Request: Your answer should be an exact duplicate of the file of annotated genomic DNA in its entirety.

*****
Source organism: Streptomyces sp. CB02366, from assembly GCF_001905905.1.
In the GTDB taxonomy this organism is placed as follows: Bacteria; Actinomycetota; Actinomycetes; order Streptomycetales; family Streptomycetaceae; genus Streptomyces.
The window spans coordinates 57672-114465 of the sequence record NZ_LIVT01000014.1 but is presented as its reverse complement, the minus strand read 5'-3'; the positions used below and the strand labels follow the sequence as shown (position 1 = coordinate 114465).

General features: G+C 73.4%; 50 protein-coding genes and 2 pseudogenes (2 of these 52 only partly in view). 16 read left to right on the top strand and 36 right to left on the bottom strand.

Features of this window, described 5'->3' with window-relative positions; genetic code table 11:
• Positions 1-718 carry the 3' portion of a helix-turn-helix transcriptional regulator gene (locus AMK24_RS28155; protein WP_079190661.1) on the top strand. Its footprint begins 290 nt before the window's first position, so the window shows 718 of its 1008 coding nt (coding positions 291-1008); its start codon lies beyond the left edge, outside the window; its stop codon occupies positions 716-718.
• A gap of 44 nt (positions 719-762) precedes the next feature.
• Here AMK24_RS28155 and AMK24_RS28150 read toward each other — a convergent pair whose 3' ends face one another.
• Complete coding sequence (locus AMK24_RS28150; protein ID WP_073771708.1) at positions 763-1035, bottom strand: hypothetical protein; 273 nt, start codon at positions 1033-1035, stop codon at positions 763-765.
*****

Source organism: Streptomyces sp. CB02366, from assembly GCF_001905905.1.
In the GTDB taxonomy this organism is placed as follows: Bacteria; Actinomycetota; Actinomycetes; order Streptomycetales; family Streptomycetaceae; genus Streptomyces.
The window spans coordinates 57672-114465 of the sequence record NZ_LIVT01000014.1 but is presented as its reverse complement, the minus strand read 5'-3'; the positions used below and the strand labels follow the sequence as shown (position 1 = coordinate 114465).

General features: G+C 73.4%; 50 protein-coding genes and 2 pseudogenes (2 of these 52 only partly in view). 16 read left to right on the top strand and 36 right to left on the bottom strand.

Features of this window, described 5'->3' with window-relative positions; genetic code table 11:
• Positions 1-718 carry the 3' portion of a helix-turn-helix transcriptional regulator gene (locus AMK24_RS28155; protein WP_079190661.1) on the top strand. Its footprint begins 290 nt before the window's first position, so the window shows 718 of its 1008 coding nt (coding positions 291-1008); its start codon lies beyond the left edge, outside the window; its stop codon occupies positions 716-718.
• A gap of 44 nt (positions 719-762) precedes the next feature.
• Here AMK24_RS28155 and AMK24_RS28150 read toward each other — a convergent pair whose 3' ends face one another.
• Complete coding sequence (locus AMK24_RS28150; protein ID WP_073771708.1) at positions 763-1035, bottom strand: hypothetical protein; 273 nt, start codon at positions 1033-1035, stop codon at positions 763-765.